AE might have some 80% of the home enthusiast and motion graphics markets maybe.
In mid and small sized boutiques doing film or high end commercials work it's usually a satellite app for some stuff at best, when present at all.
In larger (usually nix based) studios it's not even an option at all, except maybe a couple macs or win boxes kept around for other things might have it on board to use some particular feature or plugin for it, but it's relatively rare.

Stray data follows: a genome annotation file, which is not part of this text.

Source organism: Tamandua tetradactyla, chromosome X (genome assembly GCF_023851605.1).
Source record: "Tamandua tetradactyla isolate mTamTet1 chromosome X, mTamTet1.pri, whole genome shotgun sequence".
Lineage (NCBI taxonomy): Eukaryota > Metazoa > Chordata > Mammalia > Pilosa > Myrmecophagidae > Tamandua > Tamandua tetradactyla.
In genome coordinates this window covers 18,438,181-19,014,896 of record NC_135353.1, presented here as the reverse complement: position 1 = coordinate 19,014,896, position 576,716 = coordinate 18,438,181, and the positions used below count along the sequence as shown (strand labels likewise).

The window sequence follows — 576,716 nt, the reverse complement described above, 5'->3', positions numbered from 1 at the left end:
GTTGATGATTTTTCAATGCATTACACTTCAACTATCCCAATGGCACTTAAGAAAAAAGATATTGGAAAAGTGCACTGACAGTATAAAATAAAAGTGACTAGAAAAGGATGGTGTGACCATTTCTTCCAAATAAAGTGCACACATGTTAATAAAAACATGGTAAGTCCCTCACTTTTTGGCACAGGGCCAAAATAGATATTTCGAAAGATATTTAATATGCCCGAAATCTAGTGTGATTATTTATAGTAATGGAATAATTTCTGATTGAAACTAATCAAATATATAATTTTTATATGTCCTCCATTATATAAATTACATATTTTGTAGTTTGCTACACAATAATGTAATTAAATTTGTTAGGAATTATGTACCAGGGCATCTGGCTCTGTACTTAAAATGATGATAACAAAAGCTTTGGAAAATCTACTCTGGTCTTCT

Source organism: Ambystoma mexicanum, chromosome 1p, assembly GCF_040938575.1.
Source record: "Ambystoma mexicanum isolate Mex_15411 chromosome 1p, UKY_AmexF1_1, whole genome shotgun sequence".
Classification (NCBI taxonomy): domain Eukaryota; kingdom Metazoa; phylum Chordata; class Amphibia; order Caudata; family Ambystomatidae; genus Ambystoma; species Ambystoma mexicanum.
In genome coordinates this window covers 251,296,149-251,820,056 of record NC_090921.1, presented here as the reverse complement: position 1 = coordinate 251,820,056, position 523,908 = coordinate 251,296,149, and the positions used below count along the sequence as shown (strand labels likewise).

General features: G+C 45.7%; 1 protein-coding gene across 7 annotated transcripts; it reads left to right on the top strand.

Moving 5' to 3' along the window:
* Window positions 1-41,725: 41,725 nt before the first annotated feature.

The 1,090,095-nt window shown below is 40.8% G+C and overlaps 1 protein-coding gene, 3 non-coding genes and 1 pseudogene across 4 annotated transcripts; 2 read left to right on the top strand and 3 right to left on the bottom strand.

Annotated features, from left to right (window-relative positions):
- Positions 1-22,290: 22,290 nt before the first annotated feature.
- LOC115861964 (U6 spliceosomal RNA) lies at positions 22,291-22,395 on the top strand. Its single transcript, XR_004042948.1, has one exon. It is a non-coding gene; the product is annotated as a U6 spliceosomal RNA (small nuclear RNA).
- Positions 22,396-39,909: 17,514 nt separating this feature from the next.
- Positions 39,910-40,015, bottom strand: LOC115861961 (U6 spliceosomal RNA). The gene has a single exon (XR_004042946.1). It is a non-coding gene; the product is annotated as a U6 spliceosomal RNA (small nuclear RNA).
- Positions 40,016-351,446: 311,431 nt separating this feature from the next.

That figure would be kind ridiculous to begin with, but without a context it's downright absurd.
Who told you that anyway?
As for what you should learn, it depends from what you want to do.
AE will do such a good job of messing up your work and hiding the internals that it's a terrible platform, particularly for colour, but if you plan on working at a TV station or doing motion graphics somewhere, it makes you extremely marketable.
For film work Shake is still widely used, but it's dead and being replaced quickly.
Nuke and Fusion are taking its place.